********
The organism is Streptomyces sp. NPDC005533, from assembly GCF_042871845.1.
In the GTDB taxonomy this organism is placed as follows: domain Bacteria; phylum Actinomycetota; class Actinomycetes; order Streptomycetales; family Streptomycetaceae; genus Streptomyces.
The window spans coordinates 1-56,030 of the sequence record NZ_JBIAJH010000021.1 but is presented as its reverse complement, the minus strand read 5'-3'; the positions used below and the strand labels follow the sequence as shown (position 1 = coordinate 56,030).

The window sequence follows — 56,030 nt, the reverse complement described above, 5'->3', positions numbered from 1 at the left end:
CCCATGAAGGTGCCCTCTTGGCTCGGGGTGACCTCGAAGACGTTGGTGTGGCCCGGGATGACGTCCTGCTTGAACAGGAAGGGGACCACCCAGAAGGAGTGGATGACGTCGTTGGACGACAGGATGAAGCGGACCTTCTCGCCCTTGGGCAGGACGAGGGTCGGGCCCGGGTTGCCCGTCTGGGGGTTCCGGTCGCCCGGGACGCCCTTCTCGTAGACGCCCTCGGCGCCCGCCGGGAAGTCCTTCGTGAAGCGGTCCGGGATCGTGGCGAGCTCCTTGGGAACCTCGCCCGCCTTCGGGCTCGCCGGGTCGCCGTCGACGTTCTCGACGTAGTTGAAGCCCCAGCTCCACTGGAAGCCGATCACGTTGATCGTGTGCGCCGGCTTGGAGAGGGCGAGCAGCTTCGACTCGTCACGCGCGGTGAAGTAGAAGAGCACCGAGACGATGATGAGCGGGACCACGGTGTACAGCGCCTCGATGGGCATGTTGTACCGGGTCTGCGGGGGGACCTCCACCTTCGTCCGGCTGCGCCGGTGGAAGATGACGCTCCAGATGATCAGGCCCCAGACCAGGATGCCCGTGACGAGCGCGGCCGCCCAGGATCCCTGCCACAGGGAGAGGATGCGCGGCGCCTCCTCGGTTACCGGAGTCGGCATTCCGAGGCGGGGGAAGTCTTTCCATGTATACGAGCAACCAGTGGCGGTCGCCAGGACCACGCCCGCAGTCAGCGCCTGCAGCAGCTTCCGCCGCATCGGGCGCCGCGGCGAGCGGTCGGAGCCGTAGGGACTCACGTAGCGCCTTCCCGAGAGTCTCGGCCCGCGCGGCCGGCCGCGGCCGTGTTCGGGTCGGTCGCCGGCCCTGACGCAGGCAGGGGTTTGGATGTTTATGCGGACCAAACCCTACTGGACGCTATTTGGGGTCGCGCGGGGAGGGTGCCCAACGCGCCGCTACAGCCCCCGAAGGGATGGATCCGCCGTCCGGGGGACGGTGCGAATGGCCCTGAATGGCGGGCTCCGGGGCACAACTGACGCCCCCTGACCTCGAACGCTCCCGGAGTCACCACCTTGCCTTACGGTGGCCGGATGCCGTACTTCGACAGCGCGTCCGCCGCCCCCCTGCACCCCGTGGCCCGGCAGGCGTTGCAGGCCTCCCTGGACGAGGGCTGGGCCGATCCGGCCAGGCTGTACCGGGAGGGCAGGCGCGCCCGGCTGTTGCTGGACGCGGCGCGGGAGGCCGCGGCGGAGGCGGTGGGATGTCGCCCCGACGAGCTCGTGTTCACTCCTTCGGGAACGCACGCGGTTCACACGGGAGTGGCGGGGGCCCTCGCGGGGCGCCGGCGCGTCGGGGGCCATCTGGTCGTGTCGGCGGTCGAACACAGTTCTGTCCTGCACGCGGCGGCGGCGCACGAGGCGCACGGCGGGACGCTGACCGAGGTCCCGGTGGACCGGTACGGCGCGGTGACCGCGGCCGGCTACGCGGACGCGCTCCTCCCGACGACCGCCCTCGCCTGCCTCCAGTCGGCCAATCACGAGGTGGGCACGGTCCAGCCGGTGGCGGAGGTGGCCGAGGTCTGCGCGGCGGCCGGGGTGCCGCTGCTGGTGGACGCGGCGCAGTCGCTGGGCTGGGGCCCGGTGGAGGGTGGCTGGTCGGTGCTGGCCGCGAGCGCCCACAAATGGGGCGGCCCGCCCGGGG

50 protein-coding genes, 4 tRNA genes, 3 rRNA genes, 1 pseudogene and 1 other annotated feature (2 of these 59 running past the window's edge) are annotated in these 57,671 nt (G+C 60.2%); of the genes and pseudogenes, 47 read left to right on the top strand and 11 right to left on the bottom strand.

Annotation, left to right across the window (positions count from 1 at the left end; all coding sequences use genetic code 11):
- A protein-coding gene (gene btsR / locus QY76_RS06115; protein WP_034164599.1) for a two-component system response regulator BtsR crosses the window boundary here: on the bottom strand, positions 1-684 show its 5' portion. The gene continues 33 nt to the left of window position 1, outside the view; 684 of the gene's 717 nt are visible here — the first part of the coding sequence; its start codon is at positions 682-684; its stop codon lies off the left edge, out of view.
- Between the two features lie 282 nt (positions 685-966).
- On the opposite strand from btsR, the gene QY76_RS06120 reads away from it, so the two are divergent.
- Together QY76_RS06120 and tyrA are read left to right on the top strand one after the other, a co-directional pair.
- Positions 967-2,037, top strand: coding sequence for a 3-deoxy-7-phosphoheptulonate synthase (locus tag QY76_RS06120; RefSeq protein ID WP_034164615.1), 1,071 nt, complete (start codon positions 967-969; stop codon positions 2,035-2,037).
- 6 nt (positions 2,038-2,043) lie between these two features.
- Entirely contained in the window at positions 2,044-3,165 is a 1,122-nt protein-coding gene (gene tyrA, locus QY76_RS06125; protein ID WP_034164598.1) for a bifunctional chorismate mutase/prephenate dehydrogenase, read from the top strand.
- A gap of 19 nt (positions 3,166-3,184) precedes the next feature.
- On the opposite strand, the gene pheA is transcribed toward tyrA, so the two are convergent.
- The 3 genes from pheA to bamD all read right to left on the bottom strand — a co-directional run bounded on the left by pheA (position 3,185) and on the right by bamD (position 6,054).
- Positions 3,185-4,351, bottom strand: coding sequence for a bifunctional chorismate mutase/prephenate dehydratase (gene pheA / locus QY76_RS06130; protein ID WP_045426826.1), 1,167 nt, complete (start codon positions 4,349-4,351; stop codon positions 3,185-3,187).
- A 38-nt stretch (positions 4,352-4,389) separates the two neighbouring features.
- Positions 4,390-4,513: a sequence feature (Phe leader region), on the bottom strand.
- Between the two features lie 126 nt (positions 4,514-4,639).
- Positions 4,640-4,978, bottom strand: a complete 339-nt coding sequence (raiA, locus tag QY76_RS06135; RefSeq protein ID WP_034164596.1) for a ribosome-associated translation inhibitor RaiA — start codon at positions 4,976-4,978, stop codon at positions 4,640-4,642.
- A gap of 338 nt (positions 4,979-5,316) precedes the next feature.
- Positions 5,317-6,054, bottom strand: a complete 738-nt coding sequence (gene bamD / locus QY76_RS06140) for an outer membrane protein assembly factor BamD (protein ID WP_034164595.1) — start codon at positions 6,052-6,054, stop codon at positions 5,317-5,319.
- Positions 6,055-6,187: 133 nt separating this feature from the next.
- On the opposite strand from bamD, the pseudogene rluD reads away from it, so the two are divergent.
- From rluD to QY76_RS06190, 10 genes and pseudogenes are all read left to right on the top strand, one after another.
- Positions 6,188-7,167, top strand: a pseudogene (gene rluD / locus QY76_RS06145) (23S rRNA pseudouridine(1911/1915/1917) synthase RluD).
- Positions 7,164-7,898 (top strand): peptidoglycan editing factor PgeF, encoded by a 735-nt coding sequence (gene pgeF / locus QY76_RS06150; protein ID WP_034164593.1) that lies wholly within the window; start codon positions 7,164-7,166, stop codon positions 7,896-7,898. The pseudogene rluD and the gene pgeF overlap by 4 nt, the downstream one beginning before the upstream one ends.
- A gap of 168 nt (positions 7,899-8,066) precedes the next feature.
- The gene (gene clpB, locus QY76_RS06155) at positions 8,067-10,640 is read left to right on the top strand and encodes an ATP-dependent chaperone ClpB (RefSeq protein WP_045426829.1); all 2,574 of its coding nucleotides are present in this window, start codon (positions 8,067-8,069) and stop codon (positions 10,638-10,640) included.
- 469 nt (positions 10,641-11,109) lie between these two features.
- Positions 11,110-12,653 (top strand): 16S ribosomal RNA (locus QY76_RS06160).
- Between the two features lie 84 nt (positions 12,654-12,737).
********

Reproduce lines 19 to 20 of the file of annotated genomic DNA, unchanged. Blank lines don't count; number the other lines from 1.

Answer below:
- A 38-nt stretch (positions 4,352-4,389) separates the two neighbouring features.
- Positions 4,390-4,513: a sequence feature (Phe leader region), on the bottom strand.